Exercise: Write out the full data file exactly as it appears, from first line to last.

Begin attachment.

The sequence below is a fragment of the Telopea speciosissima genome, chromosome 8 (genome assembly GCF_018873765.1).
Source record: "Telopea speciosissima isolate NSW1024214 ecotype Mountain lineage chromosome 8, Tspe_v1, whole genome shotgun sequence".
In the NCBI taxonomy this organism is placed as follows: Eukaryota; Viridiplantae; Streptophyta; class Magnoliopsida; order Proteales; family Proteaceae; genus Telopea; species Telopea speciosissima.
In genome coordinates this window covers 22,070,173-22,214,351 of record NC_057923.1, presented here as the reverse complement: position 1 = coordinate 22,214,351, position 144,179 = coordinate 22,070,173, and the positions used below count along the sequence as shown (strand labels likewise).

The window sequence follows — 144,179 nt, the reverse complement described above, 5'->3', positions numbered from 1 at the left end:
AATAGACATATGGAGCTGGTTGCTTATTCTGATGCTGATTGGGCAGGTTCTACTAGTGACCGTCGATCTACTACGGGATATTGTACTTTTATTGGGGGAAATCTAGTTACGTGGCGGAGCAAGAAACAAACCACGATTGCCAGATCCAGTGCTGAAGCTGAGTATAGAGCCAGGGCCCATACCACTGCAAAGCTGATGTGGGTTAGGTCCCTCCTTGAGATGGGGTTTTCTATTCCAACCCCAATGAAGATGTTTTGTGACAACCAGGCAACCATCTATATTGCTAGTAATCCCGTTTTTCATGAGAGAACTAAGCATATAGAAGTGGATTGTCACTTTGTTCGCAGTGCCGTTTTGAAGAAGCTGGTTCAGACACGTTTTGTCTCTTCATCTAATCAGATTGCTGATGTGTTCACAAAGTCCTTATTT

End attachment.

The sequence below is a fragment of the Telopea speciosissima genome, chromosome 8 (genome assembly GCF_018873765.1).
Source record: "Telopea speciosissima isolate NSW1024214 ecotype Mountain lineage chromosome 8, Tspe_v1, whole genome shotgun sequence".
In the NCBI taxonomy this organism is placed as follows: Eukaryota; Viridiplantae; Streptophyta; class Magnoliopsida; order Proteales; family Proteaceae; genus Telopea; species Telopea speciosissima.
In genome coordinates this window covers 22,070,173-22,214,351 of record NC_057923.1, presented here as the reverse complement: position 1 = coordinate 22,214,351, position 144,179 = coordinate 22,070,173, and the positions used below count along the sequence as shown (strand labels likewise).

The window sequence follows — 144,179 nt, the reverse complement described above, 5'->3', positions numbered from 1 at the left end:
AATAGACATATGGAGCTGGTTGCTTATTCTGATGCTGATTGGGCAGGTTCTACTAGTGACCGTCGATCTACTACGGGATATTGTACTTTTATTGGGGGAAATCTAGTTACGTGGCGGAGCAAGAAACAAACCACGATTGCCAGATCCAGTGCTGAAGCTGAGTATAGAGCCAGGGCCCATACCACTGCAAAGCTGATGTGGGTTAGGTCCCTCCTTGAGATGGGGTTTTCTATTCCAACCCCAATGAAGATGTTTTGTGACAACCAGGCAACCATCTATATTGCTAGTAATCCCGTTTTTCATGAGAGAACTAAGCATATAGAAGTGGATTGTCACTTTGTTCGCAGTGCCGTTTTGAAGAAGCTGGTTCAGACACGTTTTGTCTCTTCATCTAATCAGATTGCTGATGTGTTCACAAAGTCCTTATTT